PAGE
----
Remembering, and honoring, Maple Park brothers' service to country
Richard Roush remembers being shooed out of the living room of his grandparents' house when he was a kid.
The grown-ups wanted to talk about his Uncle Dick, and the conversation wouldn't be suitable for little ears.
But the farmhouse near Maple Park had gravity heat, with grates in the floor. So he and his cousins lay on the floor and listened in.
The tale he heard of Richard Leroy Leff's military service and death -- and the tales of Leff's two stepbrothers, who survived World War II -- inspired his own service.
And Roush, now 81, gets choked up about it still today.
So in 2017 he thought maybe Maple Park would like to know about the trio. He also wanted to know if there was a memorial and a gravesite for Leff. The town's librarian told him to talk to American Legion Post Cmdr. Charlie Thalman Jr.
At the same time, Thalman was contemplating what to say at the post's annual Memorial Day ceremony. He didn't want to give a generic "always remember veterans" speech.
And so the two veterans -- Roush (Air Force) and Thalman (Navy) -- helped each other out.
"Veterans have a sense of brotherhood whether you know each other or not," Roush said.
"It was easy to find his (Leff's) military background," Thalman said. "After that I kept drilling down. I found ship logs, POW logs. It was a pretty amazing story."
Leff, born in December 1920, was the son of John and Ida Leff, and brother of Donald Leff. After his father died, his mother married Martin Roush, who had sons Russell and Maurice Roush. Leff moved to Geneva as a teen and graduated from Geneva High School.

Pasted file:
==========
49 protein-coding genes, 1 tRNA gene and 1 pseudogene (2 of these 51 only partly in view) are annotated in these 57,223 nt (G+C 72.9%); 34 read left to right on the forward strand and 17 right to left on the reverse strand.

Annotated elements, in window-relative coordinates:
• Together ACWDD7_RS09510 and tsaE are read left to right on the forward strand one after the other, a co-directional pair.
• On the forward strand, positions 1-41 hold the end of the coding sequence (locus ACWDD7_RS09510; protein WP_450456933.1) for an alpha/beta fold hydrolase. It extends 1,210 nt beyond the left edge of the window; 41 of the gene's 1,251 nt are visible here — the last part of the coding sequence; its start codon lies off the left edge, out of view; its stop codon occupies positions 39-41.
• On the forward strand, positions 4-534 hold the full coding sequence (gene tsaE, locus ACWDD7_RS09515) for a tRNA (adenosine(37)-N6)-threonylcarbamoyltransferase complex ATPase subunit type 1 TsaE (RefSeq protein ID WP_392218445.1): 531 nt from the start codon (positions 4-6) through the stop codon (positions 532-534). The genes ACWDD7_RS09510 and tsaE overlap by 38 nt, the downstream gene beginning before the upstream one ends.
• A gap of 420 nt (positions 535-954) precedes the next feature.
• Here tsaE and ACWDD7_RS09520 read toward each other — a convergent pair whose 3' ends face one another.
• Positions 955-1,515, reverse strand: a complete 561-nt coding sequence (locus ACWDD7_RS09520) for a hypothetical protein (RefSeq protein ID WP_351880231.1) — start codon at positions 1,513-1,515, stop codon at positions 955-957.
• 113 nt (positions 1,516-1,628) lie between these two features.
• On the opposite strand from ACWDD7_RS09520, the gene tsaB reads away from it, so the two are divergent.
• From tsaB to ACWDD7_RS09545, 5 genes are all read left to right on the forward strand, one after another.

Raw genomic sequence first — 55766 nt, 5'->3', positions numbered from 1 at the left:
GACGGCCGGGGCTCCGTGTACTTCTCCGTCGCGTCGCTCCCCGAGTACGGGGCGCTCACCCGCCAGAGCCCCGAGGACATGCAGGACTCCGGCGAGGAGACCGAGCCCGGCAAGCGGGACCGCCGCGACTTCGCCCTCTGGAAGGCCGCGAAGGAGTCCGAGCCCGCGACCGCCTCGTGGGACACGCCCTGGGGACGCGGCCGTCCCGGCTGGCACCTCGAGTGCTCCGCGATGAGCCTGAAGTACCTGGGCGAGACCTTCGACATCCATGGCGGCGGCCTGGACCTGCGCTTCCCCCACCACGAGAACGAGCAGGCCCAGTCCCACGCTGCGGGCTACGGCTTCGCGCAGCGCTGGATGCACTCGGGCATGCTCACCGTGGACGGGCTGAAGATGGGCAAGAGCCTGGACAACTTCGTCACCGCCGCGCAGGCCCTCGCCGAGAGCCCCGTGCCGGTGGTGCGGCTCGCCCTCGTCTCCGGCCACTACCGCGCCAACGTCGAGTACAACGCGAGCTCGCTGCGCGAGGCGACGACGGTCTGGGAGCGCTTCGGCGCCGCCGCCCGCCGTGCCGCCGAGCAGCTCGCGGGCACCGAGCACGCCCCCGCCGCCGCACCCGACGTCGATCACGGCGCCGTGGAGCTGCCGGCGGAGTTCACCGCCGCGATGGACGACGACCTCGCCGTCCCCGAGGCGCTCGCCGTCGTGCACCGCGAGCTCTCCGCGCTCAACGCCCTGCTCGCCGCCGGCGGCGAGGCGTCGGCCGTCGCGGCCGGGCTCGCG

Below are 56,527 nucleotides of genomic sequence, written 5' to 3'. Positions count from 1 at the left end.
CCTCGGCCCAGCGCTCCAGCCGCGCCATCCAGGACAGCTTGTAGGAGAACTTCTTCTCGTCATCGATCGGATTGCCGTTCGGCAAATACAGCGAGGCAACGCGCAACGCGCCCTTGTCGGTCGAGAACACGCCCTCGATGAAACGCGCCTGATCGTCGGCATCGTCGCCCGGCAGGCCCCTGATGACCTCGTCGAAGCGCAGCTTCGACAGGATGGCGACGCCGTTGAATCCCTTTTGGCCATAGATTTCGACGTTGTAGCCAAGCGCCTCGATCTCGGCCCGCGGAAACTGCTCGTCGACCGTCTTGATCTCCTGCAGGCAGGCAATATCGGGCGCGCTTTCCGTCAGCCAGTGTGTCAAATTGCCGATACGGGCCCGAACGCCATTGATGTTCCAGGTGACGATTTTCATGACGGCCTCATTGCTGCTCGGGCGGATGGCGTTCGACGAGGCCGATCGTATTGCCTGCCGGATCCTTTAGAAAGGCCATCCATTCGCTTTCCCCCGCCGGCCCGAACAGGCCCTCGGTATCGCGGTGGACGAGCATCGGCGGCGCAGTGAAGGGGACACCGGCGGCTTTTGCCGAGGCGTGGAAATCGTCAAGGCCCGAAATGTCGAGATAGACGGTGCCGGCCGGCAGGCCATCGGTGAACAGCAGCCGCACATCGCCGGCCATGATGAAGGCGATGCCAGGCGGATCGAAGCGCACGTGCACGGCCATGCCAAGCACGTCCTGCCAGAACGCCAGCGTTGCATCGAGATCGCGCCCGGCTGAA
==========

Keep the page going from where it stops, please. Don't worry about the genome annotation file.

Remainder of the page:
According to the DeKalb Daily Chronicle, he enlisted in the Army Air Corps in October 1940. The last time his family saw him was on a hourslong visit in either October or December 1941 (newspaper accounts vary). He was then stationed with the 17th Pursuit Squad, 24th Group, in the Philippines.
In April 1942, when U.S. troops there surrendered to the Japanese, he and 76,000 other starving and ill American and Filipino prisoners were forced to march up to 66 miles in high heat, with little food or water, to a train that would take them to POW camps. Many died or were executed en route.
Leff survived the Bataan Death March, as it came to be called, and life in a prison camp. But on Sept. 7, 1944, he was put on a freighter to serve as slave labor for a Japanese metals mine.
The ship was not marked as carrying POWs. A U.S. submarine torpedoed it and it sank. Only 70 of the more than 700 prisoners managed to escape, evade Japanese captors shooting at them, and make it to shore. Leff did not.
The War Department notified his mother that November that Leff had likely perished.
After the war, there was a memorial service for Leff, and one of his fellow POWs attended. He told the Leffs and Roushes about their time in the camp -- the story young Dick Roush heard through the grate.
Leff was not the only soldier in the family. Brother Donald Leff was a staff sergeant in the Army, stationed in France. Russell Roush was a Marine who drove a landing craft at Iwo Jima, then later was trained in house-to-house combat for the invasion of Japan. (He was also called up during the Korean War, to teach amphibious landings.) Morris was in the Army, liberating the Philippines.
Their service inspired Roush, a 1955 graduate of Woodstock High School, to join the Air Force. He served with the Strategic Air Command for five years.
Leff doesn't have a grave; his body was not recovered. His name is inscribed on the Tablets of the Missing at the Manila American Cemetery.
But Thalman found there is a cenotaph for Leff at the West Batavia Cemetery. His parents are buried on one side of the stone; on the other side there's an inscription, "in sacred and cherished memory of" Leff.
Thalman researches veterans' stories for memorial flag cases he makes for his woodworking business, but Roush's call "was not a typical request." Thalman said.
"This actually hit home. It just seemed to me to be a worthy story to tell."
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